Nuclear fission plants have had some bad press recently. EDF have stated that Hinkley Point C faces even more delays with costs escalating to ~£22 billion. Japan’s new environment minister has called for the country’s nuclear reactors to be scrapped to prevent a repeat of the Fukushima nuclear disaster. And France has started to repower nuclear sites with PV: 62.5MW of solar near EDF’s Fessenheim nuclear station.
These incidents are proof that the world is witnessing an “organic nuclear phaseout” according to the 2019 World Nuclear Industry Status Report (WNISR), “the authoritative report on the status of nuclear power plants worldwide”. The WNISR2019 report states that over the past two years, the largest historic nuclear builder Westinghouse and its French counterpart AREVA have gone bankrupt. Trends suggest that the nuclear industry may have reached historic maxima, with nuclear power generation peaking in 2006, and fewer reactors operating today than in 1989. The report echoes the IPCC, stating that the political, economic, social and technical feasibility of solar energy, wind energy and electricity storage technologies has improved dramatically over the past few years, while that of nuclear energy and carbon dioxide capture and storage (CCS) in the electricity sector have not shown similar improvements. It reports that:
- In 2018, ten nuclear countries generated more power with renewable than with nuclear energy; China produced more power from wind alone than from nuclear; in the fiscal year ending March 2019, both wind and solar out-generated nuclear in India; and in the EU, renewables accounted for 95% of all new electricity generating capacity added in the past year.
- A record 165 GW of renewables were added to the world’s power grids in 2018, compared to 9 GW of nuclear.
- Global wind power output grew by 29% in 2018, solar by 13%, nuclear by 2.4%. Compared to a decade ago, non-hydro renewables generate over 1,900 TWh more power, exceeding coal and natural gas, while nuclear produces less.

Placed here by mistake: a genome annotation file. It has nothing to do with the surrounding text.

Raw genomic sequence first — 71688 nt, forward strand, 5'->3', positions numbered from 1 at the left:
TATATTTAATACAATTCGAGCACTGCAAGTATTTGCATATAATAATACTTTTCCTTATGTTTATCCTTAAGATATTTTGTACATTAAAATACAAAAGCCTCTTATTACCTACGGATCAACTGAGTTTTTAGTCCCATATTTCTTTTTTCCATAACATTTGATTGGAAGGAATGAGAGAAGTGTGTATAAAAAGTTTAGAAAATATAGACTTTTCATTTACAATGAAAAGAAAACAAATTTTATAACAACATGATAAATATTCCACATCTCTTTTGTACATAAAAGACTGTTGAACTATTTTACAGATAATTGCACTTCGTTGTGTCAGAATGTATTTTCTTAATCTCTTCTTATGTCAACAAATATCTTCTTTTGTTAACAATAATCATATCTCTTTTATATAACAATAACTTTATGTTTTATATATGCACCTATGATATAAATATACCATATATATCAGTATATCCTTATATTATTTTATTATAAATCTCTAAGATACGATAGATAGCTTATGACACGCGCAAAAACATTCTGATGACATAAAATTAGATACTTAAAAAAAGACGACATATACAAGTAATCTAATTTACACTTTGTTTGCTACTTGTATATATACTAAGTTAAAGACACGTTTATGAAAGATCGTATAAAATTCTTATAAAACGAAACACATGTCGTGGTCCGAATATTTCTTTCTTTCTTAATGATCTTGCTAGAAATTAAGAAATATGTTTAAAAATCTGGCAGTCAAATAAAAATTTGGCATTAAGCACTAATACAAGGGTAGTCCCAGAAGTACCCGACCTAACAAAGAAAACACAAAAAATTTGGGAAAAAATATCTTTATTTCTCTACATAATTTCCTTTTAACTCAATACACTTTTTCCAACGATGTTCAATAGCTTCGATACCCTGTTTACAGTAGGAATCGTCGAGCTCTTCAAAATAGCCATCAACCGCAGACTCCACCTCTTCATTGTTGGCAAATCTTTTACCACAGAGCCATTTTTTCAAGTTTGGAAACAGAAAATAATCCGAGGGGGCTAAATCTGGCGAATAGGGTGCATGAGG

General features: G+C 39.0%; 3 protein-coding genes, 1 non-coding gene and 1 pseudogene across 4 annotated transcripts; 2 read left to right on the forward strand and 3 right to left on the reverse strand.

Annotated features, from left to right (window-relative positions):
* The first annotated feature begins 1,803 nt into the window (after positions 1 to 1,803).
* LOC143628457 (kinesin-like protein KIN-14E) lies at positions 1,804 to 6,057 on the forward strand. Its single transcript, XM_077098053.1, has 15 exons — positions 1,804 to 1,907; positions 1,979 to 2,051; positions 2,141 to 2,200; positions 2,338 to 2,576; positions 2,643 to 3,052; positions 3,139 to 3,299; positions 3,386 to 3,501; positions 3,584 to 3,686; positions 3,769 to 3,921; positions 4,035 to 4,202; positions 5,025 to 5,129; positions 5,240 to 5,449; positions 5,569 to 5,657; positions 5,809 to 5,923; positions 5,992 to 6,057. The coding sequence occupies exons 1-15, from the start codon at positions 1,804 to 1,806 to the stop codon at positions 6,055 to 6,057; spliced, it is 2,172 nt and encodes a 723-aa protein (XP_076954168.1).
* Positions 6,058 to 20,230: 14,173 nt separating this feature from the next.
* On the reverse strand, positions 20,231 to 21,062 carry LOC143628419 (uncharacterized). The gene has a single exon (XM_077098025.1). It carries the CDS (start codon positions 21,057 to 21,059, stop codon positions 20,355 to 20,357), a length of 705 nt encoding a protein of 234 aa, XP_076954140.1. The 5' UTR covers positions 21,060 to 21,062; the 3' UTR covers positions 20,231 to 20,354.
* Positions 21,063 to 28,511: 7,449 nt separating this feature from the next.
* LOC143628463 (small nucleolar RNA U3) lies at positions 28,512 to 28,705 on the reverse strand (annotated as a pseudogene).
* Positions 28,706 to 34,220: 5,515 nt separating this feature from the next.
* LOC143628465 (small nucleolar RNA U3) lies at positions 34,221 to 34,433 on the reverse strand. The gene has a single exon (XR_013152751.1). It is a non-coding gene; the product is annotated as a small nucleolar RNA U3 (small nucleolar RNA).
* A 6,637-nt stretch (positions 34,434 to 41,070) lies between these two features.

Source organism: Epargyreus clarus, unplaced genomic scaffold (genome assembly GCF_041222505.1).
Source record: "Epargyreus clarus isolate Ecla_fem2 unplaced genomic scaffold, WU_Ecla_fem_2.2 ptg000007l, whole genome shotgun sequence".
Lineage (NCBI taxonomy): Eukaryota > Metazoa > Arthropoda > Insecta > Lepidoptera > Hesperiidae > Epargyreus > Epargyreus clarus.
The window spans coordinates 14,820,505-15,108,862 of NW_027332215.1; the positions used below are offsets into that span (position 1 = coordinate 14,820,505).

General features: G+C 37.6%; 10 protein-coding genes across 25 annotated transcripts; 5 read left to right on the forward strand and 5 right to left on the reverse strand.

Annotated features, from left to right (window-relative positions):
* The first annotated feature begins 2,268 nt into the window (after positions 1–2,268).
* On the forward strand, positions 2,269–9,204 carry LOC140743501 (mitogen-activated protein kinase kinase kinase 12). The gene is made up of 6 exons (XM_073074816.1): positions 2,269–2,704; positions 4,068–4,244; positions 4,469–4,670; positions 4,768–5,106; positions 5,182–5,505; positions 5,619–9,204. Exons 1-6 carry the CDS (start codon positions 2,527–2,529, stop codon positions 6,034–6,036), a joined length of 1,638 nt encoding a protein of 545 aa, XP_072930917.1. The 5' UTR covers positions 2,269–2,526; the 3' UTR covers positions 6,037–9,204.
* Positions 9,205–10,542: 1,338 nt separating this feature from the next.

- Over the past decade, cost estimates for utility-scale solar dropped by 88%, wind by 69%, but nuclear increased by 23%.
WNISR2019 urges everyone to meet climate targets by using least-cost and in-least-time principles. This means using non-nuclear options as they save more carbon per dollar and per year.
In many nuclear countries, new renewables can now compete economically with existing nuclear power plants. The closure of uneconomic reactors will not directly save emissions but can indirectly save more emissions than closing a coal-fired plant, if the nuclear plant’s larger saved operating costs are reinvested in efficiency or cheap modern renewables that in turn displace more fossil-fuelled generation.
While current nuclear programs are particularly slow, current renewables programs are particularly fast. New nuclear plants take 5–17 years longer to build than utility-scale solar or onshore wind power, so existing fossil-fuelled plants emit far more CO2 while awaiting substitution by the nuclear option.
Can we combine nuclei instead of splitting them?
When awarding £220 million of funding towards developing a nuclear fusion power station in Yorkshire by 2040, Business and Energy Secretary Andrea Leadsom said:
“This is a bold and ambitious investment in the energy technology of the future. Nuclear fusion has the potential to be an unlimited clean, safe and carbon-free energy source and we want the first commercially viable machine to be in the UK.”
Oxford-based start-up First Light Fusion believes fusion energy will replace the role of natural gas by the 2030s: take a look at the video to find out their approach.